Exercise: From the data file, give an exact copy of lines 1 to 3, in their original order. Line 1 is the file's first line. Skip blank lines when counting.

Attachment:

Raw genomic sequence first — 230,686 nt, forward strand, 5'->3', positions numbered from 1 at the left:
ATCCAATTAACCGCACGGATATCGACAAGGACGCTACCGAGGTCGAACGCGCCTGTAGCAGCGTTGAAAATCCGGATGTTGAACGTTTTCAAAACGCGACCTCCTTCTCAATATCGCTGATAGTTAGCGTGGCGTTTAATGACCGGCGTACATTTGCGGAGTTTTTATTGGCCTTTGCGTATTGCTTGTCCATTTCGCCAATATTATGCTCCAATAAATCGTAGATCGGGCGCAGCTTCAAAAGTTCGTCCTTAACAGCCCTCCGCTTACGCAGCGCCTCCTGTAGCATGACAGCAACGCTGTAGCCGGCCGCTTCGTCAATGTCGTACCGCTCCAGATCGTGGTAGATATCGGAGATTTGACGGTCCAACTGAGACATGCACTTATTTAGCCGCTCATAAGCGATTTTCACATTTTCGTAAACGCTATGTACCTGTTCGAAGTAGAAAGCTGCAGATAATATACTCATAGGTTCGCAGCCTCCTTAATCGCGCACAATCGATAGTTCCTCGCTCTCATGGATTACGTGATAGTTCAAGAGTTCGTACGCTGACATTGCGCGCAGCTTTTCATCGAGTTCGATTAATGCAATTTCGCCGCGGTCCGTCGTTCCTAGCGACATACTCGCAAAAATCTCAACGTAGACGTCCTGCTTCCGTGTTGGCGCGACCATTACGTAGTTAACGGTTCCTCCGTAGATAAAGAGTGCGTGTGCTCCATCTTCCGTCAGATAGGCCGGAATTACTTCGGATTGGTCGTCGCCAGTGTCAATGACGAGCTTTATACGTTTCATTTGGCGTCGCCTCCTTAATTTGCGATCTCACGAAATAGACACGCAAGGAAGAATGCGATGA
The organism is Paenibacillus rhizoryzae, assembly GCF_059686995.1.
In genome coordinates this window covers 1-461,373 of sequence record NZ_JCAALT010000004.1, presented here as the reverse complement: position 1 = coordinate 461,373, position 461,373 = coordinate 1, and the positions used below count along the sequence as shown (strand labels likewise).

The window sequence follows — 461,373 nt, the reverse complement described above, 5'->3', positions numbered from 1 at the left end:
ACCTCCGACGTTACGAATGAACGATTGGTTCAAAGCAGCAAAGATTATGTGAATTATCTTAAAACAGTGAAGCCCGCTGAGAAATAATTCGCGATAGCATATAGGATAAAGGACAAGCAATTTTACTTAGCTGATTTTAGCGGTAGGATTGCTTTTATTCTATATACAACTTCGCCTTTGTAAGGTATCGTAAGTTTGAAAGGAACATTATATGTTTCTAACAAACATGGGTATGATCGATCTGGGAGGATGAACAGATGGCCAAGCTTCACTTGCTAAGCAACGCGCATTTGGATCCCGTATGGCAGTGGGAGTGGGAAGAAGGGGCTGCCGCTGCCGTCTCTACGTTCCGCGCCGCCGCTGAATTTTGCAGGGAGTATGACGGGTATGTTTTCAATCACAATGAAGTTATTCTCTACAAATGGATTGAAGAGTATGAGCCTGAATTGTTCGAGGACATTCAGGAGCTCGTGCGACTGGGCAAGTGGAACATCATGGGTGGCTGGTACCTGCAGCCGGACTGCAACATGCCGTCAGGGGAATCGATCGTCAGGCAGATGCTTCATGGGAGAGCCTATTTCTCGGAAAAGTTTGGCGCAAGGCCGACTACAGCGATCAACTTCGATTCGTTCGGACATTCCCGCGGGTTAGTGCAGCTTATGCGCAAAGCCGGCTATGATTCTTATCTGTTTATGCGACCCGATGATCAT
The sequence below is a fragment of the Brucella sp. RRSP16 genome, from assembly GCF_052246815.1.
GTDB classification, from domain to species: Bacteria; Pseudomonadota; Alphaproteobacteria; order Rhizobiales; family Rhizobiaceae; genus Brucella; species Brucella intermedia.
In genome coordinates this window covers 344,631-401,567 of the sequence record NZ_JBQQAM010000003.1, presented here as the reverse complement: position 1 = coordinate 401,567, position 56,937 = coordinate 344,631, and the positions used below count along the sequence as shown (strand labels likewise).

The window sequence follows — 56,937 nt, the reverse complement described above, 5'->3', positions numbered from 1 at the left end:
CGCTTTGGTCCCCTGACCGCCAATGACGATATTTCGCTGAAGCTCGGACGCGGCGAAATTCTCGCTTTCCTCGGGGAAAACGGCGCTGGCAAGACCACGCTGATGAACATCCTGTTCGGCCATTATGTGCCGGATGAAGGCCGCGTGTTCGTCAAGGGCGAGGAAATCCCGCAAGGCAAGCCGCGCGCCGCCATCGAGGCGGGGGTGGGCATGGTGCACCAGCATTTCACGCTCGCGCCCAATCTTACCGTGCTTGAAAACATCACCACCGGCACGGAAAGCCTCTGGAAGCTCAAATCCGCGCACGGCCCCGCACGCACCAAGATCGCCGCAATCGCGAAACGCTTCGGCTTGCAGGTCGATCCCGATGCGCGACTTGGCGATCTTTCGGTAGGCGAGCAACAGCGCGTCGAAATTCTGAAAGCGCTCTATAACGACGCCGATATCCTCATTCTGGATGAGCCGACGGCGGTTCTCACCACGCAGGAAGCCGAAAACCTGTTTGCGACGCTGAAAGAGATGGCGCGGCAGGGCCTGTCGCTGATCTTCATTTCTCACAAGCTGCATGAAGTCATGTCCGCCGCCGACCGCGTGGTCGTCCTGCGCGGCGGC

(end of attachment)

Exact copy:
Raw genomic sequence first — 230,686 nt, forward strand, 5'->3', positions numbered from 1 at the left:
ATCCAATTAACCGCACGGATATCGACAAGGACGCTACCGAGGTCGAACGCGCCTGTAGCAGCGTTGAAAATCCGGATGTTGAACGTTTTCAAAACGCGACCTCCTTCTCAATATCGCTGATAGTTAGCGTGGCGTTTAATGACCGGCGTACATTTGCGGAGTTTTTATTGGCCTTTGCGTATTGCTTGTCCATTTCGCCAATATTATGCTCCAATAAATCGTAGATCGGGCGCAGCTTCAAAAGTTCGTCCTTAACAGCCCTCCGCTTACGCAGCGCCTCCTGTAGCATGACAGCAACGCTGTAGCCGGCCGCTTCGTCAATGTCGTACCGCTCCAGATCGTGGTAGATATCGGAGATTTGACGGTCCAACTGAGACATGCACTTATTTAGCCGCTCATAAGCGATTTTCACATTTTCGTAAACGCTATGTACCTGTTCGAAGTAGAAAGCTGCAGATAATATACTCATAGGTTCGCAGCCTCCTTAATCGCGCACAATCGATAGTTCCTCGCTCTCATGGATTACGTGATAGTTCAAGAGTTCGTACGCTGACATTGCGCGCAGCTTTTCATCGAGTTCGATTAATGCAATTTCGCCGCGGTCCGTCGTTCCTAGCGACATACTCGCAAAAATCTCAACGTAGACGTCCTGCTTCCGTGTTGGCGCGACCATTACGTAGTTAACGGTTCCTCCGTAGATAAAGAGTGCGTGTGCTCCATCTTCCGTCAGATAGGCCGGAATTACTTCGGATTGGTCGTCGCCAGTGTCAATGACGAGCTTTATACGTTTCATTTGGCGTCGCCTCCTTAATTTGCGATCTCACGAAATAGACACGCAAGGAAGAATGCGATGA
The organism is Paenibacillus rhizoryzae, assembly GCF_059686995.1.